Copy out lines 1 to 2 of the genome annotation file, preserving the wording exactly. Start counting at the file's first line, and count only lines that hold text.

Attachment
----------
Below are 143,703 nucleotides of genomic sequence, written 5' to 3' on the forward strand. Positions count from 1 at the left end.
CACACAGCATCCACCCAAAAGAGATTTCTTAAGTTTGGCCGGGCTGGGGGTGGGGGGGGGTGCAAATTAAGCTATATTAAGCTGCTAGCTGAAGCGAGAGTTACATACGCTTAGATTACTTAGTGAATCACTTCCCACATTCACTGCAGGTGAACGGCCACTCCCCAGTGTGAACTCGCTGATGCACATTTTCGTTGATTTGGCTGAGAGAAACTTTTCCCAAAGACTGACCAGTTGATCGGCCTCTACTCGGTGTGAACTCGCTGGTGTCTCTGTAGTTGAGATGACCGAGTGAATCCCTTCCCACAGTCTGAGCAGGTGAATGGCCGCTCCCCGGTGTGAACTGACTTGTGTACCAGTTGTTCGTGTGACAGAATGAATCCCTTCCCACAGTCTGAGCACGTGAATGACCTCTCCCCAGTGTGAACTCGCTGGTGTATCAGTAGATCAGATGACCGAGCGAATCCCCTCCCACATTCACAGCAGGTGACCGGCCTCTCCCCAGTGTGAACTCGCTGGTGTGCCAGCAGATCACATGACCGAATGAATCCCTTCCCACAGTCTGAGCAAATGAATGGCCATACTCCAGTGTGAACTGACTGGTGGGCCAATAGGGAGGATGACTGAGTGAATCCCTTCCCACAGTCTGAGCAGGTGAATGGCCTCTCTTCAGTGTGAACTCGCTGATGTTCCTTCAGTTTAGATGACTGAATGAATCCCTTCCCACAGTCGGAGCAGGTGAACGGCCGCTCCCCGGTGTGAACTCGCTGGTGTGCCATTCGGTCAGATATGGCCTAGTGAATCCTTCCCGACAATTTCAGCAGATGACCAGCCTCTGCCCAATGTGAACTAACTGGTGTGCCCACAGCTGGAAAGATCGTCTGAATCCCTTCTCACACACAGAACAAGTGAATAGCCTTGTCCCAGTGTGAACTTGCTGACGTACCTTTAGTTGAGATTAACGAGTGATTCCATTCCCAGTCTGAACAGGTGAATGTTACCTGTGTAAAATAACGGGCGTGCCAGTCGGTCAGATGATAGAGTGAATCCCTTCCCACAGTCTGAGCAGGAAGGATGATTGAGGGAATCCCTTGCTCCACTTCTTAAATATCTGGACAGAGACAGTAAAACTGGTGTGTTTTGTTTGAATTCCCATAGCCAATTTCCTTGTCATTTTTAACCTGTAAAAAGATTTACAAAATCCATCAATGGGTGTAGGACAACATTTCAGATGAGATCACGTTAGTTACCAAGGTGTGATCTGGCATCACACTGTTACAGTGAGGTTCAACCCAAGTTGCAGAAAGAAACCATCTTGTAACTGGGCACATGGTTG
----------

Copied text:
Below are 143,703 nucleotides of genomic sequence, written 5' to 3' on the forward strand. Positions count from 1 at the left end.
CACACAGCATCCACCCAAAAGAGATTTCTTAAGTTTGGCCGGGCTGGGGGTGGGGGGGGGTGCAAATTAAGCTATATTAAGCTGCTAGCTGAAGCGAGAGTTACATACGCTTAGATTACTTAGTGAATCACTTCCCACATTCACTGCAGGTGAACGGCCACTCCCCAGTGTGAACTCGCTGATGCACATTTTCGTTGATTTGGCTGAGAGAAACTTTTCCCAAAGACTGACCAGTTGATCGGCCTCTACTCGGTGTGAACTCGCTGGTGTCTCTGTAGTTGAGATGACCGAGTGAATCCCTTCCCACAGTCTGAGCAGGTGAATGGCCGCTCCCCGGTGTGAACTGACTTGTGTACCAGTTGTTCGTGTGACAGAATGAATCCCTTCCCACAGTCTGAGCACGTGAATGACCTCTCCCCAGTGTGAACTCGCTGGTGTATCAGTAGATCAGATGACCGAGCGAATCCCCTCCCACATTCACAGCAGGTGACCGGCCTCTCCCCAGTGTGAACTCGCTGGTGTGCCAGCAGATCACATGACCGAATGAATCCCTTCCCACAGTCTGAGCAAATGAATGGCCATACTCCAGTGTGAACTGACTGGTGGGCCAATAGGGAGGATGACTGAGTGAATCCCTTCCCACAGTCTGAGCAGGTGAATGGCCTCTCTTCAGTGTGAACTCGCTGATGTTCCTTCAGTTTAGATGACTGAATGAATCCCTTCCCACAGTCGGAGCAGGTGAACGGCCGCTCCCCGGTGTGAACTCGCTGGTGTGCCATTCGGTCAGATATGGCCTAGTGAATCCTTCCCGACAATTTCAGCAGATGACCAGCCTCTGCCCAATGTGAACTAACTGGTGTGCCCACAGCTGGAAAGATCGTCTGAATCCCTTCTCACACACAGAACAAGTGAATAGCCTTGTCCCAGTGTGAACTTGCTGACGTACCTTTAGTTGAGATTAACGAGTGATTCCATTCCCAGTCTGAACAGGTGAATGTTACCTGTGTAAAATAACGGGCGTGCCAGTCGGTCAGATGATAGAGTGAATCCCTTCCCACAGTCTGAGCAGGAAGGATGATTGAGGGAATCCCTTGCTCCACTTCTTAAATATCTGGACAGAGACAGTAAAACTGGTGTGTTTTGTTTGAATTCCCATAGCCAATTTCCTTGTCATTTTTAACCTGTAAAAAGATTTACAAAATCCATCAATGGGTGTAGGACAACATTTCAGATGAGATCACGTTAGTTACCAAGGTGTGATCTGGCATCACACTGTTACAGTGAGGTTCAACCCAAGTTGCAGAAAGAAACCATCTTGTAACTGGGCACATGGTTG